The few hundred African-American veterans attending the reunion had no place in this reconciliation, which honored the valor of the South and the bravery of the North. In their eyes secession was treason and emancipation a noble cause. Yet no matter how hard they looked at the painting, even in its stunning realism, could they find a clue as to why these men and their comrades fought and died. Although these black veterans didn’t fight at Gettysburg, they were among the 179,000 African-Americans who served the Union at Petersburg, Nashville, and dozens of other battlefields. The freedom they won for themselves was slowly being erased by Jim Crow laws and white supremacy movement. This was the price of fifty years of peace and reconciliation, which this reunion celebrated. The painting was the perfect illusion — it obscured both slavery as the true cause of war and Lincoln’s proposition that this nation shall “have a new birth of freedom” said there 50 years earlier.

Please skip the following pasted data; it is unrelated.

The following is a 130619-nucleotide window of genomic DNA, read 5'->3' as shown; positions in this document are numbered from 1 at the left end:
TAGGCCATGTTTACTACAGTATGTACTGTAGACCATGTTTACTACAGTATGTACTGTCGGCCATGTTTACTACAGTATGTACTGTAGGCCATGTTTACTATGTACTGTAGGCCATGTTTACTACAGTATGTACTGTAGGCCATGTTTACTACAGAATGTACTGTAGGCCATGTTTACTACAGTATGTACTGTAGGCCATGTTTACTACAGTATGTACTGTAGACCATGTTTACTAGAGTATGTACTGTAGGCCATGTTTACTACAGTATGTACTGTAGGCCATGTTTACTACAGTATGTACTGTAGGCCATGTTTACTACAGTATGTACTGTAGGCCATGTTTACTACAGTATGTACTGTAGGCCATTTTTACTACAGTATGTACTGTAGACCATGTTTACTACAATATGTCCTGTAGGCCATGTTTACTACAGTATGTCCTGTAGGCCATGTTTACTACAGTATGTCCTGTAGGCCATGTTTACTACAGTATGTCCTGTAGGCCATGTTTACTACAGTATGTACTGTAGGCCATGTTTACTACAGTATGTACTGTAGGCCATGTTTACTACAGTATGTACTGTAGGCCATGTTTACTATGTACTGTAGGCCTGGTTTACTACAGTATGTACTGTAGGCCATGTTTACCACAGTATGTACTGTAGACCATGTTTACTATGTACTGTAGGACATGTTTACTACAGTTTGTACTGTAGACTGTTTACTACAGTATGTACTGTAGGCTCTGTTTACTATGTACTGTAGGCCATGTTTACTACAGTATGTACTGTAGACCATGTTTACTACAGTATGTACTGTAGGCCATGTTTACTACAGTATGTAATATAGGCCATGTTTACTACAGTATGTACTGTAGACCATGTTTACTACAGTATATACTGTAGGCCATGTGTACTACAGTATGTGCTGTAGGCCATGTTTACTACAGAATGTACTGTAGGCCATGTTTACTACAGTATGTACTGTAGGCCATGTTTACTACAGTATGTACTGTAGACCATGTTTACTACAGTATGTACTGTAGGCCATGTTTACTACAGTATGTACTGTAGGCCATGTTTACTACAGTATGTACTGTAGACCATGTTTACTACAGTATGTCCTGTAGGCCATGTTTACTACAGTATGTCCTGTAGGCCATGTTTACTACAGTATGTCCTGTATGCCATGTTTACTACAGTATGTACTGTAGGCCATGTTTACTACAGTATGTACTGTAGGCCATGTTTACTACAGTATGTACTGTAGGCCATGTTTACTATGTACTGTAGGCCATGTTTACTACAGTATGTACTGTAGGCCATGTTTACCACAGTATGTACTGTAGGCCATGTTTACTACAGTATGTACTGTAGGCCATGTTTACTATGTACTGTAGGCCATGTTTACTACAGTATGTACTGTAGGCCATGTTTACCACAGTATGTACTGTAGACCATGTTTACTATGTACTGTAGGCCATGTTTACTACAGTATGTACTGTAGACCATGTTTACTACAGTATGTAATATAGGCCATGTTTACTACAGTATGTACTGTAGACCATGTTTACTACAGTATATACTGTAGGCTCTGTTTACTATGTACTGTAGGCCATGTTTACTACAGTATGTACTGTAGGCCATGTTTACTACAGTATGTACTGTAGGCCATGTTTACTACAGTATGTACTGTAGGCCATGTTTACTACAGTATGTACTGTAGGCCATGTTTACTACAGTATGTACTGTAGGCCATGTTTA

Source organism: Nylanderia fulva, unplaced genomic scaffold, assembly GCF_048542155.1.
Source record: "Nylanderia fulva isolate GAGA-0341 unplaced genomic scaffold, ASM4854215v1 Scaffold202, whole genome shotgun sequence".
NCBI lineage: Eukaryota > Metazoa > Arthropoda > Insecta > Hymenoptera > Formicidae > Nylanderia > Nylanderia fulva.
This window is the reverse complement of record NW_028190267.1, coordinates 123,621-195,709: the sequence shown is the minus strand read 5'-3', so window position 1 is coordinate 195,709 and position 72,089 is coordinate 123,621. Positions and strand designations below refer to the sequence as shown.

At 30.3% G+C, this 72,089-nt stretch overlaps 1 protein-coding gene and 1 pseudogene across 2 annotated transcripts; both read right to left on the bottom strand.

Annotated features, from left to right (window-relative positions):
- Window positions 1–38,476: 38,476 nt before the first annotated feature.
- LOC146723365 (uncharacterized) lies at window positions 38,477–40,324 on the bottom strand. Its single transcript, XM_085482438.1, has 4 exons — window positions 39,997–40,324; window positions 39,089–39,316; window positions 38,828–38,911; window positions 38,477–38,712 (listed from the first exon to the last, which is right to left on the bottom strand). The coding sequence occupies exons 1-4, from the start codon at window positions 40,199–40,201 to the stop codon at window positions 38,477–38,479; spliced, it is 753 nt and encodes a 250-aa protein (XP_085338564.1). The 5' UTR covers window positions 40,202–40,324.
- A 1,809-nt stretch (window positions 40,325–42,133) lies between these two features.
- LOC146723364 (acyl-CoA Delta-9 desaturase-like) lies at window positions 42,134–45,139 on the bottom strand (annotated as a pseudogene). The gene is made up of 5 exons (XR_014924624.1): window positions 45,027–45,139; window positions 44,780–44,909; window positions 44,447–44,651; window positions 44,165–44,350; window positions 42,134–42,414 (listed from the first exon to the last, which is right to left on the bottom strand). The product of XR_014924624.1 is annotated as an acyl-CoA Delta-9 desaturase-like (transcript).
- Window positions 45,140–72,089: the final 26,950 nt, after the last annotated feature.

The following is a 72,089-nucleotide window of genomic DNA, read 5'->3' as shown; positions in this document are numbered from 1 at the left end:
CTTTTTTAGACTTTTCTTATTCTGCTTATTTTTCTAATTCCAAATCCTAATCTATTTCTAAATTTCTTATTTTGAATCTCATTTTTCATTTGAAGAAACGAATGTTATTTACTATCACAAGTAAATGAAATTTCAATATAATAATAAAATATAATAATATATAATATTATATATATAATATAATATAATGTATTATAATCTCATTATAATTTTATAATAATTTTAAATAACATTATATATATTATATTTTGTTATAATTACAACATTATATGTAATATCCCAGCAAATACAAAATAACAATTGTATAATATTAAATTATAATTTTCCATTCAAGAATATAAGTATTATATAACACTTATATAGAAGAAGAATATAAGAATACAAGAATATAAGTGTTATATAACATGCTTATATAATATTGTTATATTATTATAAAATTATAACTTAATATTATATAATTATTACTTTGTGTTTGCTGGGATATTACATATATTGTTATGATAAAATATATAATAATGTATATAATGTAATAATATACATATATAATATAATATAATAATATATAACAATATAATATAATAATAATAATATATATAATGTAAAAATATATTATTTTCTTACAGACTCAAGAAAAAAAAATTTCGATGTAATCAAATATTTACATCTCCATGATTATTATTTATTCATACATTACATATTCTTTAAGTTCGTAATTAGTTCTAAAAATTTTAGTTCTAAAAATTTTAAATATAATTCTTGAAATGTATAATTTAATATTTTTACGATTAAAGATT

An exhibition of photographs by Gordon Parks coinciding with the 150th anniversary of the Civil War brushed aside this gauzy veil of nostalgia. Entitled Higher Ground, it included eight of his photo essays for Life magazine. As the first black photographer at Life magazine, Parks became one of the greatest interpreters of American society. His photo essays span the Civil Rights movement from the 1950s to 1960s. “Segregation Story” chronicles the everyday life of a family in 1950s Alabama — a life bound by color lines on everything from drinking fountains to buying ice cream. These essays illuminated the effects of almost one hundred years of Jim Crow laws.
America owes its cultural identity to artists like Parks, Cole, and Philippoteaux. Their works taught us who to be and shed light on the best of who we are as Americans. Thomas Cole’s studio, Gordon Parks’ negatives and Philippoteaux’s Gettysburg Cyclorama all were preserved by Save America’s Treasures grants so that the next generation can sing the living tale of America.